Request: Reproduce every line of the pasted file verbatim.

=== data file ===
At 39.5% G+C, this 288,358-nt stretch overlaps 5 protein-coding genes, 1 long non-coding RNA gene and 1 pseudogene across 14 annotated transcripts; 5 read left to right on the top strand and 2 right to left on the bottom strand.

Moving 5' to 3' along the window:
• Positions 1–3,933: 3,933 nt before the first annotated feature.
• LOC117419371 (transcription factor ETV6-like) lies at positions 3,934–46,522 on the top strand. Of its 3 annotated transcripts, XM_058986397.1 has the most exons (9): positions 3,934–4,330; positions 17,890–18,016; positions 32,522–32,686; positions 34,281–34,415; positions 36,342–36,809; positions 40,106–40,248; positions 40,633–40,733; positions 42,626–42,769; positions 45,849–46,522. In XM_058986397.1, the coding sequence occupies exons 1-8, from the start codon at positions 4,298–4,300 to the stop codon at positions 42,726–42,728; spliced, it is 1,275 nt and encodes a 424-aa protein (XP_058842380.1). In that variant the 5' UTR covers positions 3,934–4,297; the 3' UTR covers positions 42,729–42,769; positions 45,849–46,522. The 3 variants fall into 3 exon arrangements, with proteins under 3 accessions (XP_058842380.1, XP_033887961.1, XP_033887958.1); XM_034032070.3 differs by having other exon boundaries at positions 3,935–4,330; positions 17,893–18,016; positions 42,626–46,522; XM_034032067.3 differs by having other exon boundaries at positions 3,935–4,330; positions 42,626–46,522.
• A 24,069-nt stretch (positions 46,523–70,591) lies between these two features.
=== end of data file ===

At 39.5% G+C, this 288,358-nt stretch overlaps 5 protein-coding genes, 1 long non-coding RNA gene and 1 pseudogene across 14 annotated transcripts; 5 read left to right on the top strand and 2 right to left on the bottom strand.

Moving 5' to 3' along the window:
• Positions 1–3,933: 3,933 nt before the first annotated feature.
• LOC117419371 (transcription factor ETV6-like) lies at positions 3,934–46,522 on the top strand. Of its 3 annotated transcripts, XM_058986397.1 has the most exons (9): positions 3,934–4,330; positions 17,890–18,016; positions 32,522–32,686; positions 34,281–34,415; positions 36,342–36,809; positions 40,106–40,248; positions 40,633–40,733; positions 42,626–42,769; positions 45,849–46,522. In XM_058986397.1, the coding sequence occupies exons 1-8, from the start codon at positions 4,298–4,300 to the stop codon at positions 42,726–42,728; spliced, it is 1,275 nt and encodes a 424-aa protein (XP_058842380.1). In that variant the 5' UTR covers positions 3,934–4,297; the 3' UTR covers positions 42,729–42,769; positions 45,849–46,522. The 3 variants fall into 3 exon arrangements, with proteins under 3 accessions (XP_058842380.1, XP_033887961.1, XP_033887958.1); XM_034032070.3 differs by having other exon boundaries at positions 3,935–4,330; positions 17,893–18,016; positions 42,626–46,522; XM_034032067.3 differs by having other exon boundaries at positions 3,935–4,330; positions 42,626–46,522.
• A 24,069-nt stretch (positions 46,523–70,591) lies between these two features.